Todd Woody reports on licensing of the nation’s first large-scale solar thermal power plant in two decades. Licensing of the 250-megawatt Beacon Solar Energy Project comes after a two-and-a-half-year environmental review. The author is now hopeful that several other big solar farms will receive approval from the California Energy Commission in the next month.
The Beacon solar thermal electric power plant will use long rows of mirrored parabolic troughs, which focus sunlight on liquid-filled tubes to create steam that drives an electricity-generating turbine. While using water may have been a business decision for NextEra developers, there certainly are other options, e.g., indirect dry cooling (Heller system) or using a molten salt loop to collect heat from the sun.
“I hope this is the first of many more large-scale solar projects we will permit,” said Jeffrey D. Byron, a member of the California Energy Commission, at a hearing in Sacramento on Wednesday. “This is exactly the type of project we want to see.”
Developers and regulators have been racing to license solar power plants and begin construction before the end of the year, when federal incentives for such renewable energy projects expire. California’s three investor-owned utilities also face a deadline to obtain 20 percent of their electricity from renewable sources by the end of 2010.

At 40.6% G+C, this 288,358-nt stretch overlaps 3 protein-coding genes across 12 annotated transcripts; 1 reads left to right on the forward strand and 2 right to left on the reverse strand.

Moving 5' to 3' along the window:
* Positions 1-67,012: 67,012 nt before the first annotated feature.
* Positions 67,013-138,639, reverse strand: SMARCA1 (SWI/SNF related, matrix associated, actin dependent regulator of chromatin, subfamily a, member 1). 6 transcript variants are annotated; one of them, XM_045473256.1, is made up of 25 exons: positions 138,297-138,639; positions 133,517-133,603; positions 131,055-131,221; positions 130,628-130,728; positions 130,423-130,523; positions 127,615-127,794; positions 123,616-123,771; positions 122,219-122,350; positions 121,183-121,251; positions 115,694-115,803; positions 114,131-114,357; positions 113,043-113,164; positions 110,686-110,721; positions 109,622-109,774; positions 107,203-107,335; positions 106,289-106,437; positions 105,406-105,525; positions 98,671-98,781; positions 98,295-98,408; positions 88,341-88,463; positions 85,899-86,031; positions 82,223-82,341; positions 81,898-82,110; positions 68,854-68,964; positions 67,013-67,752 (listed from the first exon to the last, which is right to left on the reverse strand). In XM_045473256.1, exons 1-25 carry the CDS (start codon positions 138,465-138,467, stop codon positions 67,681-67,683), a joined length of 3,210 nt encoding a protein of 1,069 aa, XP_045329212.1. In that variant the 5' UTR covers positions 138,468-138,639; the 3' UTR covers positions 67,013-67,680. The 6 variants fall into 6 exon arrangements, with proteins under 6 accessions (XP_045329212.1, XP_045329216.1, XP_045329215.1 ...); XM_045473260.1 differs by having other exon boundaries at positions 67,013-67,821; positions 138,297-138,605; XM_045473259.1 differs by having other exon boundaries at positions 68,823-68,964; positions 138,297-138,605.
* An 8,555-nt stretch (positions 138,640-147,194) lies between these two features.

Still, it has been long slog as solar power plants planned for the Mojave Desert have become bogged down in disputes over their impact on protected wildlife and scarce water supplies.
The 50 MW La Florida solar farm uses parabolic trough technology and a molten salt system for thermal storage. The new, Archimede solar thermal electric power plant in Italy does not use molten salt just for thermal storage. It uses a molten salt loop to collect heat from the sun.
In March 2008, NextEra Energy Resources filed an application to build the Beacon project on 2,012 acres of former farmland in California’s Kern County… Some rural residents immediately objected to the 521 million gallons of groundwater the project would consume annually in an arid region on the western edge of the Mojave Desert. After contentious negotiations with regulators, NextEra agreed to use recycled water that will be piped in from a neighboring community.
“It’s been a lengthy process, an almost embarrassingly long lengthy process,” said Scott Busa, NextEra’s Beacon project manager, at Wednesday’s hearing. “Hopefully, we’re going from a lengthy process to a timely process.”
However, an attorney for a union group that has been critical of Beacon told commissioners that obstacles still stand in the way of the power plant.
“Despite all the hard work that has been done, this project won’t get built anytime soon,” said Tanya Gulesserian, representing California Unions for Reliable Energy. She cited the absence of a deal to sell electricity from the Beacon power plant to a utility.
Mr. Busa responded that NextEra is in the final stages of negotiating a power purchase agreement.